Just like with world and national, there is a lot of intersecting between local and national stories. The Flint water crisis is a recent example of that kind of story. But for stories that are exclusively “local”, information can be harder to come by. Information can be found out about these races in regional and township/city periodicals. This is where resources such as a local library can be most helpful. Public libraries often keep local periodicals and newspapers on hand. Continue reading onto the next section for more information about sources.
Sources: How and Where to Receive the News
- Cable News: The media landscape gets bigger by the day. It wasn’t that long ago that there were only three broadcast networks on television. Now there are several cable news channels and even more news channels available to stream on internet supported devices. Plus, Metro Detroit has its local TV news stations. While receiving news via television is fine, we recommend that it not be the sole source of any one person’s news gathering. After all, the late-night talk shows that parody cable news are sometimes more informative than cable news itself.
- Newspapers: A free and independent press is crucial to American democracy. Freedom of the Press is specifically mentioned in the First Amendment of U.S. Constitution. Back when the Constitution was written the press referred to newspapers. Over two centuries later, newspapers remain the most vital part of the mass media. Yes, the speed and ubiquity of the Internet and cable news have financially hurt newspapers. However, they are still the most respected institutions by other media outlets look to them to do the investigative journalism that we all need.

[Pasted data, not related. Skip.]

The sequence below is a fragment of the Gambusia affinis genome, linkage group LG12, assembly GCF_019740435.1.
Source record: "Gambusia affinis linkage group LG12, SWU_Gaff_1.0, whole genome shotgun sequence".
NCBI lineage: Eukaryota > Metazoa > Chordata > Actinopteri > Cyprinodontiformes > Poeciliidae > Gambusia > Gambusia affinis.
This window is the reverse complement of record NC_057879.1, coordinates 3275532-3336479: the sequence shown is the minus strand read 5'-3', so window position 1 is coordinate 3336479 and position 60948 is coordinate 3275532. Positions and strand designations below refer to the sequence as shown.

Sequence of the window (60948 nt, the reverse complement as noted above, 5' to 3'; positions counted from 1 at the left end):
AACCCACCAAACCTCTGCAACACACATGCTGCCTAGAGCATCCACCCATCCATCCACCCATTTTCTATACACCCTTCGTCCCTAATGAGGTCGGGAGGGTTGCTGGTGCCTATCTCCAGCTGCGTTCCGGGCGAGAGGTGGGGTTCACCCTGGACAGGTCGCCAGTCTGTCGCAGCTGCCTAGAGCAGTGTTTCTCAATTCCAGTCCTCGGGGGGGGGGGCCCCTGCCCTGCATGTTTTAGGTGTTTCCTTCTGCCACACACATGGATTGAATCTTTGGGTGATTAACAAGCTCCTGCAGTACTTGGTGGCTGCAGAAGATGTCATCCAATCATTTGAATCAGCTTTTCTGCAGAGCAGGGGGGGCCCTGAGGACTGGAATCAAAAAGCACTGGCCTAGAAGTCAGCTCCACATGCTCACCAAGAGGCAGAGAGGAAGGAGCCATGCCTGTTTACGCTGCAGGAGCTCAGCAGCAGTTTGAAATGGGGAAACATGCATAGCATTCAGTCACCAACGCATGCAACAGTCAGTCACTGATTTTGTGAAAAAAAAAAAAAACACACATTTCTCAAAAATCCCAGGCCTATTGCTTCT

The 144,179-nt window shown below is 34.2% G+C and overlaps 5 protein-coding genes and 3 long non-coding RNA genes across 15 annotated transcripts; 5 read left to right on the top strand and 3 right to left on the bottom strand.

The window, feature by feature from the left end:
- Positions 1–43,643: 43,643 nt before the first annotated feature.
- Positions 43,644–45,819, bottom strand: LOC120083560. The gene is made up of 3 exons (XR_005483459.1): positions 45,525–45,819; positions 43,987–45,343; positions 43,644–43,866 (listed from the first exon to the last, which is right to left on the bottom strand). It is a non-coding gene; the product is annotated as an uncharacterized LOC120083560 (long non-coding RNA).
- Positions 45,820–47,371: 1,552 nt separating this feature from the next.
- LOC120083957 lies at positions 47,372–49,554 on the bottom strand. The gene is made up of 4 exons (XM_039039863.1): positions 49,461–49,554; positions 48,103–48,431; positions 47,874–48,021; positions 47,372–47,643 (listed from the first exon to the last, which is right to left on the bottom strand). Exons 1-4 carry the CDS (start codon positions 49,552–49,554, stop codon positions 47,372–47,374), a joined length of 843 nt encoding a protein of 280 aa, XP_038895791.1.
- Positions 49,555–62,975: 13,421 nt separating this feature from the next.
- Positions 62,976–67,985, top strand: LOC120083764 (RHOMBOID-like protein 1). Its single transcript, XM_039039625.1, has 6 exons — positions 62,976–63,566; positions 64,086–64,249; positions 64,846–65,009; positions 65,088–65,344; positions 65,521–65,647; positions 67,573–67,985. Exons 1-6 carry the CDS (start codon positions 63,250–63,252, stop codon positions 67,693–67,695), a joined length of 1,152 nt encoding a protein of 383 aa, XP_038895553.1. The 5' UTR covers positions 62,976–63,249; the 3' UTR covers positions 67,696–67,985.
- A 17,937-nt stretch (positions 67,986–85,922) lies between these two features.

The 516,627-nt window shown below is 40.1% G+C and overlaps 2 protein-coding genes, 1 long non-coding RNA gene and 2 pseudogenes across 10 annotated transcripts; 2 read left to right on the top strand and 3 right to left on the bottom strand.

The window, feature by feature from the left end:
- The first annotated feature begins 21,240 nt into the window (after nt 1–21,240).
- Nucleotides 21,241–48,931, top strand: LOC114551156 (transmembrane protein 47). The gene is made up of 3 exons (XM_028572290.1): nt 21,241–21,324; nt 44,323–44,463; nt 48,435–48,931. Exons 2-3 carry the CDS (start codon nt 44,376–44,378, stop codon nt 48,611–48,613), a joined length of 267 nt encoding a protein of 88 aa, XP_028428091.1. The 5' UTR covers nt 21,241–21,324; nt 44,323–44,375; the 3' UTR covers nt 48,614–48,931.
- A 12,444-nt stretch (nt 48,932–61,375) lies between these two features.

Here in the Metro area we have the Detroit News and Detroit Free Press. Of course, newspapers now have a large presence on the Internet themselves. A subscription for the daily paper isn’t necessary to get news from these sources. The websites for the two local papers are www.thedetroitnews.com and www.freep.com. There is also www.theoaklandpress.com for residents of Oakland County. Furthermore, many smaller communities have weekly or monthly papers. As mentioned earlier, local libraries (a vital resource it and of itself) should carry these periodicals.
- Other Internet Sources: Newspapers aren’t the only valid news outlets available on the Internet. We provide links to news stories every week on the Ally Learning Facebook page. We always provide articles from respectable and trustworthy news sources. Unfortunately, we cannot speak for the rest of the news shared on Facebook and social media in general.
When browsing the web for news, we recommend to be mindful of the agendas of the various news organization. A good way to check for validity of an article is to find separate articles that tackle the same story. Searching Google News is a great way to find multiple sources on a news topic.
An Ally in Current Events
The subject of History is taught in the classroom. Additionally, students enroll in Social Studies and Civics/Government courses throughout their academic careers. Classes will touch on and break down current events occasionally and some teachers may even require a weekly current events assignment. These subjects don’t deal exclusively with current events but they do serve as a good starting point in students becoming interested in their society.
A proactive approach by the student is needed in following the news. This self-disciplined method of educating oneself can be difficult given all the problems discussed in this piece. Fortunately, the staff and tutors at Ally Learning emphasize the importance of current events to our students and their parents. We will continue to offer advice on how best to stay up to date with the news of the day. Together, we will keep the news real.